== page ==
Many of the contributions to this special issue evidence the abovementioned observation that the discourse on slowness is gaining new urgencies in our current political climate. And yet the contributors also rightly acknowledge in how far contemporary takes on slowness are indebted to and build on much earlier theory, to "slowness avant la lettre." Not only are we reminded of the incredible amount of thought that early cinema and photography devoted to unpacking the new regimes of speed that came with these new media technologies (Noël de Tilly and Ernst), we also learn how contemporary decelerated dance practice can be seen as building upon its important predecessor, Japanese Butoh (Mengesha). Other examples, in terms of established theory on the aesthetics and politics of experience, can be found in the discussion of Baudelaire's and Benjamin's discourse on the flâneur as a precursor to slow movements (Dialogue) and Guy Debord's notion of dérive as an important frame of reference (Dialogue and Westgeest). While such acknowledgements of the historical [End Page 459] roots of appeals to slowness are far from new in and of themselves, the contributors to this special issue make them productive for a cross-historical analysis, based upon individual case studies of contemporary art.2

Such an approach resonates with much of the artistic work featured in this issue, which uses slowness to establish interrelations of historical and contemporary events and technologies. The contributors introduce us into the broad spectrum of artistic strategies deployed to this end, which, as becomes apparent, established terms such as reenactment or remediation often do not suffice to describe. While, for example, the exploration of intergenerational colonial violence, due to its lasting effects, is enacted rather than reenacted in decelerated dance performance (Mengesha), the mediation of a signature piece of structural film for a contemporary audience results in an original, neostructuralist event, rather than just a translation from one medium to another (Karl). That is, the density of relations that the interpretation of slowness as suggested in this issue foregrounds allows us to delve into much more than just a reference to the past.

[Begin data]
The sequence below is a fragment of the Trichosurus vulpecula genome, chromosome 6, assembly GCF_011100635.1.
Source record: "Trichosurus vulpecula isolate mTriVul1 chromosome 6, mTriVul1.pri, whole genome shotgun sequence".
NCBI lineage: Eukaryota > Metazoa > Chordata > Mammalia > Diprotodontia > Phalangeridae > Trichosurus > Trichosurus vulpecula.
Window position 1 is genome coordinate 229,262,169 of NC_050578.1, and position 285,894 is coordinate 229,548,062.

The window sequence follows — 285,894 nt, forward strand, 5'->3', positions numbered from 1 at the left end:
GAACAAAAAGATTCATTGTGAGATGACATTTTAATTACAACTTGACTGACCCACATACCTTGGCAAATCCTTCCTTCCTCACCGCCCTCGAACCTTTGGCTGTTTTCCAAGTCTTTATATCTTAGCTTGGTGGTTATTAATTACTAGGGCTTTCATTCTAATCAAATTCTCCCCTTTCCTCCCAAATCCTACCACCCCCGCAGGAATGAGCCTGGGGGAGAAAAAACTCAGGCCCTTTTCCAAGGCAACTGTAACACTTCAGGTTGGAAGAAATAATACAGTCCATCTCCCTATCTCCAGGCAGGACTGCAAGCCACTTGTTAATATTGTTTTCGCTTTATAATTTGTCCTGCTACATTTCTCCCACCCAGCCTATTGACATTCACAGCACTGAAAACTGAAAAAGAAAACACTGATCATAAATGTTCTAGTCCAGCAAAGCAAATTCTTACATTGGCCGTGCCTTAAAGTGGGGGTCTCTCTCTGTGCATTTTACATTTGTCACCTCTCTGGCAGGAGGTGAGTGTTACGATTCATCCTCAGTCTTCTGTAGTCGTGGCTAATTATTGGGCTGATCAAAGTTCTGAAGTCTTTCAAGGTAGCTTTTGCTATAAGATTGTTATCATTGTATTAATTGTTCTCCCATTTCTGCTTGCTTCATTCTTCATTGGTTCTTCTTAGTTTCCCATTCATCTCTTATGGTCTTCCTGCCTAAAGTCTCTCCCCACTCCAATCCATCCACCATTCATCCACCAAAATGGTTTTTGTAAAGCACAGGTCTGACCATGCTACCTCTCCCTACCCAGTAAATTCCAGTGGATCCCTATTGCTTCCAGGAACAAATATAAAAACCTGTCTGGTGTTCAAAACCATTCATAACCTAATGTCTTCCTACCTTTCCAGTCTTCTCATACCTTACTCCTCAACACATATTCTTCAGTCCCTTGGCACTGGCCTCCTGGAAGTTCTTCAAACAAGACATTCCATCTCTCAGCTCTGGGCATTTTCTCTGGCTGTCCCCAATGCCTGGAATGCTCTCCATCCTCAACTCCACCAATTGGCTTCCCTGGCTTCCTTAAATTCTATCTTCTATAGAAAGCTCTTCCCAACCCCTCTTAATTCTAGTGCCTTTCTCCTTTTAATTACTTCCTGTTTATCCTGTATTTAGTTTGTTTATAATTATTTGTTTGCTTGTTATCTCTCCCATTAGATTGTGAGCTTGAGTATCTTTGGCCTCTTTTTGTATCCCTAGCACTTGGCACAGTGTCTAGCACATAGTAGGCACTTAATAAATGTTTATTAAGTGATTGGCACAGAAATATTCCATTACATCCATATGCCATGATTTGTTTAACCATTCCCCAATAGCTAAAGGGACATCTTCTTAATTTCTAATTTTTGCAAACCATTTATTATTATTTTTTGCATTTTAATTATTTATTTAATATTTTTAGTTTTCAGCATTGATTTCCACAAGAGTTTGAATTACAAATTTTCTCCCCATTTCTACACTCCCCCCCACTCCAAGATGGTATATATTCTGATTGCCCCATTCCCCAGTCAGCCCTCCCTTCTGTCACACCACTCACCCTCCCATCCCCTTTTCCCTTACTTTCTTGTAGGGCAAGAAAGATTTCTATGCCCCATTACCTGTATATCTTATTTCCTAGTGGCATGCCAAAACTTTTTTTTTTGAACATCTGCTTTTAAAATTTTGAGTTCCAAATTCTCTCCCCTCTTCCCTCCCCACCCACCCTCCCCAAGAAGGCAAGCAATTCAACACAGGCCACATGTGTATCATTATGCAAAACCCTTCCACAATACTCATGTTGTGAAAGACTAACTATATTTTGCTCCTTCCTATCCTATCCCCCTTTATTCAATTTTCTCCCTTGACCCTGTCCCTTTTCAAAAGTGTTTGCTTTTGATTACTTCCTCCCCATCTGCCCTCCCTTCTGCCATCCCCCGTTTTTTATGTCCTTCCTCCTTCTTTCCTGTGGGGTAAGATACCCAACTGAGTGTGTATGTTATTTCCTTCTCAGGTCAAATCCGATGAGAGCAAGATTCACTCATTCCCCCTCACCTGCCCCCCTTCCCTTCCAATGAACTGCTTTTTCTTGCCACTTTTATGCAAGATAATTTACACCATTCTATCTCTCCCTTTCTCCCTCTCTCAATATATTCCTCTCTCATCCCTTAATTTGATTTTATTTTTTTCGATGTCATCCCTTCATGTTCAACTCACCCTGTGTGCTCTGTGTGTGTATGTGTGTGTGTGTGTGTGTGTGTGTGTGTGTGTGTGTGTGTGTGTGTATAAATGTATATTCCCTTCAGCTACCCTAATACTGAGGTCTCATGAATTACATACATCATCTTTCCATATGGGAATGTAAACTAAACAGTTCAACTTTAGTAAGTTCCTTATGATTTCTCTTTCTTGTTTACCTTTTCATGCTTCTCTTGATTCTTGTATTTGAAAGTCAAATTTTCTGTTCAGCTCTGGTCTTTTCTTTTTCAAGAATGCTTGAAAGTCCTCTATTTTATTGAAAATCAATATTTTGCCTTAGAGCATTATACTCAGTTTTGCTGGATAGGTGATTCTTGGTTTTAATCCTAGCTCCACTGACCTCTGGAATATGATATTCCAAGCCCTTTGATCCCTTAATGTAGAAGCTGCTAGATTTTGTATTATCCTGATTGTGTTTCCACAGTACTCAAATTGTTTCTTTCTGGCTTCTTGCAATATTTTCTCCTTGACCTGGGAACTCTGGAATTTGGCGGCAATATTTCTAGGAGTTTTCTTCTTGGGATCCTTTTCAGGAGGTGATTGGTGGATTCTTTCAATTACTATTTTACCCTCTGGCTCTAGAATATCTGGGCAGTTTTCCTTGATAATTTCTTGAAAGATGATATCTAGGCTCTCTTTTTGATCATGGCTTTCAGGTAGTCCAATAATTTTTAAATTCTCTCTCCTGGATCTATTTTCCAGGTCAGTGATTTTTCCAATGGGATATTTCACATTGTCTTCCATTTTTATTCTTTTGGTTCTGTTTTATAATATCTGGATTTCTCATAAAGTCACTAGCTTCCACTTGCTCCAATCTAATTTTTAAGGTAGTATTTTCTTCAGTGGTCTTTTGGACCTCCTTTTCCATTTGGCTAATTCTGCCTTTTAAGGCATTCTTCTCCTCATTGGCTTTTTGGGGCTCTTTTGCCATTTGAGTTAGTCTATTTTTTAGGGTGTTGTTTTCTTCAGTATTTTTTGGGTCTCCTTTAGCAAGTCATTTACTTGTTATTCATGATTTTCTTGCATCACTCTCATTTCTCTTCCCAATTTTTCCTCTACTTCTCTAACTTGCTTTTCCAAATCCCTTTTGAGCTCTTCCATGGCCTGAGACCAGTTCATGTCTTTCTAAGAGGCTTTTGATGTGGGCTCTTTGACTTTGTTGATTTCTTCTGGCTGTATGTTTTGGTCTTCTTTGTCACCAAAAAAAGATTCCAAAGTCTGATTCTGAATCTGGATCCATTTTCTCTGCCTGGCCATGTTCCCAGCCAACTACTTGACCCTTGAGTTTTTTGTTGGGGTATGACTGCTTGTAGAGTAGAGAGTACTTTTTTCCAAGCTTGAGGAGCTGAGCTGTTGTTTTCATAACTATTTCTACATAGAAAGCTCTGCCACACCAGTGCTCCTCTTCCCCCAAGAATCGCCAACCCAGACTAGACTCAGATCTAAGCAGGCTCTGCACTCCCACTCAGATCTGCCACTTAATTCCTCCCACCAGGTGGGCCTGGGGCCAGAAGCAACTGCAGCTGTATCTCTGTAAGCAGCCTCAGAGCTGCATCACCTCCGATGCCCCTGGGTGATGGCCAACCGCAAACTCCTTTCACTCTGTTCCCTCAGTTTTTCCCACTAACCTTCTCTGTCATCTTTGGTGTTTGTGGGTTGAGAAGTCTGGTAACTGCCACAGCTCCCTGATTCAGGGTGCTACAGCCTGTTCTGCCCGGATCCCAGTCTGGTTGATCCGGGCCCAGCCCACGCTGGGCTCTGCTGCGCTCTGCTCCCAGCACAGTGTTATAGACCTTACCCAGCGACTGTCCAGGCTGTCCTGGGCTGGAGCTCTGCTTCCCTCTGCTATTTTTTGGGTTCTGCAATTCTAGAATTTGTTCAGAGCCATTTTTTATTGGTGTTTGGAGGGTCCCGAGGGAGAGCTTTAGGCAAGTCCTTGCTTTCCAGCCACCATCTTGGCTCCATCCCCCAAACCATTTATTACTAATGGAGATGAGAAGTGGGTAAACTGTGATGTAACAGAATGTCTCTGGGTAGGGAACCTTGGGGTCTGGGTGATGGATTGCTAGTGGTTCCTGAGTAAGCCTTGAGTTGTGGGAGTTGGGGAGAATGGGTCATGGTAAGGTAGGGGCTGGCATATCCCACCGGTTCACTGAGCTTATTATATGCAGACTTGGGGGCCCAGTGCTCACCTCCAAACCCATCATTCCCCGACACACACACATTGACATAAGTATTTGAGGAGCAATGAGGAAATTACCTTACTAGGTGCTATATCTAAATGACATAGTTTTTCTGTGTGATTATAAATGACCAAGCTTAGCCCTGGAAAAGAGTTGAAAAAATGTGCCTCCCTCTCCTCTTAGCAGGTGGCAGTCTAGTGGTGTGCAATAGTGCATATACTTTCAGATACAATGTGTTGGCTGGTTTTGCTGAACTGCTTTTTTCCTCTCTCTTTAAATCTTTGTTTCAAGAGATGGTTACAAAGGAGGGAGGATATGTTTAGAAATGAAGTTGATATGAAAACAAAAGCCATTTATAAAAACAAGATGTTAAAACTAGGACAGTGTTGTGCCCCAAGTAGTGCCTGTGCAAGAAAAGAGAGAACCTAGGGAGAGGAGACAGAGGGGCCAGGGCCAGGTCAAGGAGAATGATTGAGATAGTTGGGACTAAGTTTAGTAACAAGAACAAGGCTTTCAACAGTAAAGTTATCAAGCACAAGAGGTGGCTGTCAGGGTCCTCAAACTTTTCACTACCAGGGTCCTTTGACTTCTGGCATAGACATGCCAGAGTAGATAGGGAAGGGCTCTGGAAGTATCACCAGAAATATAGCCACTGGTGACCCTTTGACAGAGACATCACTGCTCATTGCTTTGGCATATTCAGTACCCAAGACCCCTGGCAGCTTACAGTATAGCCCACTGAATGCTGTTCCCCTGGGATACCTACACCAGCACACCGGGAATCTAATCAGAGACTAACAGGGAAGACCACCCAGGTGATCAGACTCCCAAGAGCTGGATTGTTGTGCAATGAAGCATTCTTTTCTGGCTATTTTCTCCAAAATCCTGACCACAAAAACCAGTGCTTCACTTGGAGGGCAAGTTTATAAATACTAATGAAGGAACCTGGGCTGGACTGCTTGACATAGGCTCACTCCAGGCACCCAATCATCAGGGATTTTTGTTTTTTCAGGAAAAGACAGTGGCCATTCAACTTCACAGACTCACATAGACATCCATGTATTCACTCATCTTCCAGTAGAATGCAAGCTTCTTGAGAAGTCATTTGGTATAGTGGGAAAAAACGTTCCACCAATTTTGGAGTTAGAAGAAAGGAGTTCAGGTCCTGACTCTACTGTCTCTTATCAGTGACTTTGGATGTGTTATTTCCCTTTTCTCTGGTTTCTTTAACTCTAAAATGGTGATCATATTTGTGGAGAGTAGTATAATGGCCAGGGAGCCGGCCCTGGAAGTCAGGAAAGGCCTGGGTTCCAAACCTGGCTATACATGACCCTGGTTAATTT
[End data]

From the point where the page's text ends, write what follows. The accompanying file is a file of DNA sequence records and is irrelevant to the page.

Similarly, we were not aiming at settling for an understanding of slowness in terms of "taking time to contemplate," as propagated by the many "slow art days" organized by museums around the globe. Here again, the contributors convincingly prove how rich a phenomenological perspective on slowness can be. This is due not only to the often sophisticated and varied mediation practices addressed by the discussed works, but also to the theoretical concepts employed to scrutinize experiential forms. One example is the act of listening, which is foregrounded in the conversation and in several dossier contributions. While listening is promoted as an attentiveness to Cage's intentions, the mechanics of organs, and the soundscape produced by playing the piece at different tempos and in different settings (Fidom), it is also highlighted as key political virtue, and a call for a transnational and cross-historical attendance to the voices of others as necessary for effective political action (Dialogue; also Day). Another concept addressed concerning the experiential potential of slowness might seem less obvious, and, at first sight, even contradictory to the former: semi-attentiveness. We learn that semi-attentiveness can be consciously invited by some artists in durational performances, thereby lifting the burden of durational experience and thus having the potential to affect more people (Tartici), and about its restorative potential in offering a way to cope with our neoliberal attention economy (Dialogue). This constitutes an interesting nuance to traditional claims to the restorative potential of slowness, which is further discussed [End Page 460] in terms of consumer products that have co-opted slowness as a luxury commodity good, available only to the upper class (Dialogue).